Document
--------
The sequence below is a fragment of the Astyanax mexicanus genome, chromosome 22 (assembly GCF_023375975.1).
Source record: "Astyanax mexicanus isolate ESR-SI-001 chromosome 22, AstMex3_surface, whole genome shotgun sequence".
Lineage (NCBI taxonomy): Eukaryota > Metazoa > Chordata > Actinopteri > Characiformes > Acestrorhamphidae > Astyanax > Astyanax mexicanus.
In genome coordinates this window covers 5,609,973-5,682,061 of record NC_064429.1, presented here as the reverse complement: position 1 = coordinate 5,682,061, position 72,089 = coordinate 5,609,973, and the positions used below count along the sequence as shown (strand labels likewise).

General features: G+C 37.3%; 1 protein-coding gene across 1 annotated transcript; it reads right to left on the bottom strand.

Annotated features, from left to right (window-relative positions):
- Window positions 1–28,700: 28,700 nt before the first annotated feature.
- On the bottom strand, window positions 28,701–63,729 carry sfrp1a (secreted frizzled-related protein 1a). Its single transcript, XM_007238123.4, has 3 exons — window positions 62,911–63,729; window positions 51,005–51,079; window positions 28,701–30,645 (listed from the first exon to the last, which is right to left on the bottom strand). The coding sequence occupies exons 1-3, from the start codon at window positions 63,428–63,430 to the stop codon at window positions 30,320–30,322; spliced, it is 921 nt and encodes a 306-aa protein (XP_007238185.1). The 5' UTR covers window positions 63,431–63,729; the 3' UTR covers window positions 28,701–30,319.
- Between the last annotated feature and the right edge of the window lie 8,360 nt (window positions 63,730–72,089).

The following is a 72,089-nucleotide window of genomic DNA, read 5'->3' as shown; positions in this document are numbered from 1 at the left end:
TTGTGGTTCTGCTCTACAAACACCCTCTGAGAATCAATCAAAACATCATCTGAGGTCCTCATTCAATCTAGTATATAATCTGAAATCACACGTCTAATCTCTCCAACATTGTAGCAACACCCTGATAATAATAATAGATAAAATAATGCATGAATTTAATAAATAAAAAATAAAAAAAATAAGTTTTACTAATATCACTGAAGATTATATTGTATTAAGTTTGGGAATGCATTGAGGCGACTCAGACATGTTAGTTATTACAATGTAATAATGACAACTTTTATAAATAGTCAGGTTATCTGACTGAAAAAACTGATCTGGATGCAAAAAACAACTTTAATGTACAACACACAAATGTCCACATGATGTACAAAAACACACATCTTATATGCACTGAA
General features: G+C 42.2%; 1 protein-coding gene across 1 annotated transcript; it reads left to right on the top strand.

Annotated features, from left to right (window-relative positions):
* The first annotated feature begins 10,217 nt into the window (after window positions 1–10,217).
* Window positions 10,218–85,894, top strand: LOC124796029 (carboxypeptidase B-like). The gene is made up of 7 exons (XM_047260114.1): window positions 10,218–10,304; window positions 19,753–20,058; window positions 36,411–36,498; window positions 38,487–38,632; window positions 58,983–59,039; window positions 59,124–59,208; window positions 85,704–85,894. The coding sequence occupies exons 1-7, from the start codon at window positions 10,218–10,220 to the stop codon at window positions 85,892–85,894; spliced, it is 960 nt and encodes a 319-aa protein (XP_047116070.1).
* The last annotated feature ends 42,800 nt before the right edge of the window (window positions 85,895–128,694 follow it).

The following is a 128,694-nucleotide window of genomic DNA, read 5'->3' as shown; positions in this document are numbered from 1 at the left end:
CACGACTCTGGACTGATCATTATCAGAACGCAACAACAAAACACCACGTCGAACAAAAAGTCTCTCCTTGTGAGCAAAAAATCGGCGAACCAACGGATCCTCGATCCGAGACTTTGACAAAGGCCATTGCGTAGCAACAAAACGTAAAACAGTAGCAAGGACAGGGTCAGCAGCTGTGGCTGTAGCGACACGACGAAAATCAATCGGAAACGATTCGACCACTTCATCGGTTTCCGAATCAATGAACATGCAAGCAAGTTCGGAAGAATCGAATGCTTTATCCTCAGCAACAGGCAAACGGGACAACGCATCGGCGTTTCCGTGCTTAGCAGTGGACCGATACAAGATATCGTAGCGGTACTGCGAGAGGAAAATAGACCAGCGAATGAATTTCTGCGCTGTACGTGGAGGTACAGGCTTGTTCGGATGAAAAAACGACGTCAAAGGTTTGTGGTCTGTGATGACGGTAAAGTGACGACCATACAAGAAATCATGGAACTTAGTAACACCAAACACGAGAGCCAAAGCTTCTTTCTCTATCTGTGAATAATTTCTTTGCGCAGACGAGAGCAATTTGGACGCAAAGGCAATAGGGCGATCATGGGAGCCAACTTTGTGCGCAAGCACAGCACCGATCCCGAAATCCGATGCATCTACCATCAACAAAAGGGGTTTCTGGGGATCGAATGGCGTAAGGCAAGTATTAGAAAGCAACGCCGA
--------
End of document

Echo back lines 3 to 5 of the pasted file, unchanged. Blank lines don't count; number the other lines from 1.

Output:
Lineage (NCBI taxonomy): Eukaryota > Metazoa > Chordata > Actinopteri > Characiformes > Acestrorhamphidae > Astyanax > Astyanax mexicanus.
In genome coordinates this window covers 5,609,973-5,682,061 of record NC_064429.1, presented here as the reverse complement: position 1 = coordinate 5,682,061, position 72,089 = coordinate 5,609,973, and the positions used below count along the sequence as shown (strand labels likewise).

General features: G+C 37.3%; 1 protein-coding gene across 1 annotated transcript; it reads right to left on the bottom strand.